Two years ago, Mexican President Enrique Peña Nieto took office under inauspicious circumstances.
Why the world must pay attention to the turmoil in Venezuela—and how it can end the chaos
It is tempting to dismiss what is happening in Venezuela—the economic meltdown, the student demonstrations, the jailing of an opposition leader, the crackdown on the
The Venezuelan opposition’s decision to participate in the presidential election on April 14 may not immediately seem like a wise one. In the contest to succeed Hugo Chávez, little favors opposition candidate Henrique Capriles Radonski.
If one were an irredeemable optimist, upcoming events in Venezuela and Colombia could be viewed as a harbinger of good things to come. In Venezuela, Sunday’s presidential election may put an end to Hugo Chavez’s 14 years in power, along with his systemati
Many fear the likely return to power ofthe PRI, but the country has changed
According to most polls, it is now virtually certain that on July 1, Mexico will bring the Institutional Revolutionary Party (PRI) back to the presidency, after 12 years in opposi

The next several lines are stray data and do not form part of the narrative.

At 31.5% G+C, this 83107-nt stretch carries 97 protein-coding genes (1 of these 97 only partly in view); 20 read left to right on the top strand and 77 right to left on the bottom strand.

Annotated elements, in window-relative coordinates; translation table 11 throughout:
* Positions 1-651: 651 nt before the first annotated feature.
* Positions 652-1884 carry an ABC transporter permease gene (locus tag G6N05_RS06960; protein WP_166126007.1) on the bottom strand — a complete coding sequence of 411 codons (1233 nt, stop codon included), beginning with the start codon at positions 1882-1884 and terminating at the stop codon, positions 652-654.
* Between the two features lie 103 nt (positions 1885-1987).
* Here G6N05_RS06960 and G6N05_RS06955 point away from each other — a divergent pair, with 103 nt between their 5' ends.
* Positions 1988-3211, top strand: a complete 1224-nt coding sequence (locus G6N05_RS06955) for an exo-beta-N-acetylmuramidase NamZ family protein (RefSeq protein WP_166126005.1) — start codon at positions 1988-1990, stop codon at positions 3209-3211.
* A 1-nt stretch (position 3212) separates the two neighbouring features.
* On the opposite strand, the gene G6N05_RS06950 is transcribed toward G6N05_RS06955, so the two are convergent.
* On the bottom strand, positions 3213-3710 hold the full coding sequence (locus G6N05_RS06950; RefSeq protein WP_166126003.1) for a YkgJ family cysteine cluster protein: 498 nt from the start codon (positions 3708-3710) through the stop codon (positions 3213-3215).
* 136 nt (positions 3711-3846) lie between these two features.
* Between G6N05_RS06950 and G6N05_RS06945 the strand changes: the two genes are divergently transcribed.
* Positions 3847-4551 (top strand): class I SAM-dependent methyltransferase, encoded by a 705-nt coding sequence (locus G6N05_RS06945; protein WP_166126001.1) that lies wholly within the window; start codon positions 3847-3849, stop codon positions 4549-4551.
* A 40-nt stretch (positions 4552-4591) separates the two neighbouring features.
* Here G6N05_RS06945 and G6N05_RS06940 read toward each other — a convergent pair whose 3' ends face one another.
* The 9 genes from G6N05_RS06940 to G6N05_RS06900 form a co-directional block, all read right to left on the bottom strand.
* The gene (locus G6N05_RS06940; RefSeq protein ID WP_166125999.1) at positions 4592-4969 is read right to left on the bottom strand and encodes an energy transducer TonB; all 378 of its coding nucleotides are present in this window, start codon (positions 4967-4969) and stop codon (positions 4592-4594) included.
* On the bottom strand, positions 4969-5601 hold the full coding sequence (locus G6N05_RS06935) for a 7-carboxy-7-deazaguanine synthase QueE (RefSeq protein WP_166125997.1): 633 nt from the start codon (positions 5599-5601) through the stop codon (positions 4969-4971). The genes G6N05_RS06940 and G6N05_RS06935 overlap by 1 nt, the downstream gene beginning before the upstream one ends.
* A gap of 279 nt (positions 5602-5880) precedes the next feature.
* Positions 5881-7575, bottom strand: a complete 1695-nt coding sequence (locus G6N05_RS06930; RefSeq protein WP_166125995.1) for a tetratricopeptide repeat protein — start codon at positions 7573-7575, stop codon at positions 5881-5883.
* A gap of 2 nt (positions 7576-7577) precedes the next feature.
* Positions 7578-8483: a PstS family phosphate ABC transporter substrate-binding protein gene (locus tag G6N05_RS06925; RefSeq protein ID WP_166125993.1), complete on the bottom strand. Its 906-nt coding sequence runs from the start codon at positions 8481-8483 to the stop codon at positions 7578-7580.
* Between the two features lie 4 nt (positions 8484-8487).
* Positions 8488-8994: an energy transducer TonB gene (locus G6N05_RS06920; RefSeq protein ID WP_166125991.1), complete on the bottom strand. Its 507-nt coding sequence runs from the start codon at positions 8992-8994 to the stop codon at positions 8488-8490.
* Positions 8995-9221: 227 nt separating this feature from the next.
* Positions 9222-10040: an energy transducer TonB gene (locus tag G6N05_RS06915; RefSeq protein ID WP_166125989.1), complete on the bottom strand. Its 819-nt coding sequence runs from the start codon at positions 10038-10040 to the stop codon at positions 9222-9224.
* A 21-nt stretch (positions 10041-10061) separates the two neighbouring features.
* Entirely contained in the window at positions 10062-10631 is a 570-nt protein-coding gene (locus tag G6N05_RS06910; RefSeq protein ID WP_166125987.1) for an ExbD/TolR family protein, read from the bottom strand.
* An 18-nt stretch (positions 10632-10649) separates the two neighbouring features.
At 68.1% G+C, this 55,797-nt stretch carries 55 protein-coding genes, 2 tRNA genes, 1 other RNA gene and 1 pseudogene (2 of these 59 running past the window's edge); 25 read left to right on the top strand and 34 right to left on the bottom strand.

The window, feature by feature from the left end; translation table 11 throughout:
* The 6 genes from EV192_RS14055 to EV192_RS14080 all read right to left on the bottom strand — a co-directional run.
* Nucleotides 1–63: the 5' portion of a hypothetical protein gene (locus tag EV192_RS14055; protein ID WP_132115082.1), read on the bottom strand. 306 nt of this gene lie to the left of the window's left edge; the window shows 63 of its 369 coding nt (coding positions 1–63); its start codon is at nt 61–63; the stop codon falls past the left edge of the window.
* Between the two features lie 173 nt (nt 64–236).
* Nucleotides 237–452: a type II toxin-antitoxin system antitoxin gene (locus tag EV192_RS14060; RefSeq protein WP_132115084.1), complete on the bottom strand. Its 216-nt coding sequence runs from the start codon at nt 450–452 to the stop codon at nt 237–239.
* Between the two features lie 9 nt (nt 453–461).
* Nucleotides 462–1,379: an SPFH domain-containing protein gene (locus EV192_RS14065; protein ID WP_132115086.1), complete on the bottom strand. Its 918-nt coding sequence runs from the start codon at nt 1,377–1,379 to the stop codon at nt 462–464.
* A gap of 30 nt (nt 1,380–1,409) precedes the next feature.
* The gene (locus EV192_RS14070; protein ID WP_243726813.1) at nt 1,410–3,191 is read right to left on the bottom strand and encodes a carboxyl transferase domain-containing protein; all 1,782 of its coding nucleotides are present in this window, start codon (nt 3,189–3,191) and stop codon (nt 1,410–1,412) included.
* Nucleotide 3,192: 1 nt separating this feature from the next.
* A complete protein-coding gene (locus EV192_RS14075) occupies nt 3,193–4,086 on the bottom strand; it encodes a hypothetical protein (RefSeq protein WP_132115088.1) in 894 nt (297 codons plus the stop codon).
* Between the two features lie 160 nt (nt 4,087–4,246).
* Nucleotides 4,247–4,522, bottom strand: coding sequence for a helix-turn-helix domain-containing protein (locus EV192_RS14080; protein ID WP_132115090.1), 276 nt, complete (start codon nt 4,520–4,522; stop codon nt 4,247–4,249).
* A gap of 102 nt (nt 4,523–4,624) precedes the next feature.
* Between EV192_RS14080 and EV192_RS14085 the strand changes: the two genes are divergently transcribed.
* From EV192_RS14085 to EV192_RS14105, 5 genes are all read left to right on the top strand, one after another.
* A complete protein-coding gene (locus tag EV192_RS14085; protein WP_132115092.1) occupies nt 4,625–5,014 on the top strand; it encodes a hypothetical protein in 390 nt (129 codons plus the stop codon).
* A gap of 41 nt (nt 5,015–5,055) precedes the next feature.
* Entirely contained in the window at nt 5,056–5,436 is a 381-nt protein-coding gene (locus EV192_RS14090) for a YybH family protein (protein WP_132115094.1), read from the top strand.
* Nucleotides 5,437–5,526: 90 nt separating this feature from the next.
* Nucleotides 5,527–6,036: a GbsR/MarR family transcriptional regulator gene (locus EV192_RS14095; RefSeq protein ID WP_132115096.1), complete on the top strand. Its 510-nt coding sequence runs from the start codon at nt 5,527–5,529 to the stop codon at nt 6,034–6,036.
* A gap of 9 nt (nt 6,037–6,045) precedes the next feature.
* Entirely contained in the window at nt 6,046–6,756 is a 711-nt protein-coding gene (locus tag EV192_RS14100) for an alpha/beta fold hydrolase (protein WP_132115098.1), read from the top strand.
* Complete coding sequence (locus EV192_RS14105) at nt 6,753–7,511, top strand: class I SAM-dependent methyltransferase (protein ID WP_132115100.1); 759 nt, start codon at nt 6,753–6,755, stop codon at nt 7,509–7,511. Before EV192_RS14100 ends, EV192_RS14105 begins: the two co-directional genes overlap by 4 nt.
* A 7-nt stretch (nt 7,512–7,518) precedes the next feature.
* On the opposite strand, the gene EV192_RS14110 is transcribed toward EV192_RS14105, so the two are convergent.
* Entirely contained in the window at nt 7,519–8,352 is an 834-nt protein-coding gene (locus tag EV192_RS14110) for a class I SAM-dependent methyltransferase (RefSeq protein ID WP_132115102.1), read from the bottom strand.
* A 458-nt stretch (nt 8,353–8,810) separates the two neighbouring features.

Venezuela’s Hugo Chávez finally emerged from his electoral slump. After mediocre results in municipal and state governors’ elections late last year, and a scathing defeat in a constitutional referendum in December 2007, in February he convincingly won a v
To the myriad foreign challenges Barack Obama will have to confront upon taking office we may have to add a complex conundrum next door in Latin America. On three fronts that have posed serious problems for the United States before, there is a growing and
MEXICO’S SEEMINGLY endless electoral ordeal has finally concluded: Felipe Calderon took office as president on Friday, albeit under hardly auspicious circumstances. Constitutional order has prevailed — though just barely — despite the onslaught of a strid
Most of Latin America’s leaders breathed a sigh of relief earlier this week, after Venezuelan voters rejected President Hugo Chávez’s constitutional amendment referendum.
President Hugo Chávez of Venezuela is not exactly on a roll. Yes, oil prices remain close to $100 per barrel, and there are worse things that can happen than receiving tax-free revenues of up to $300 million every day. But on the eve of a Dec. 2 referendu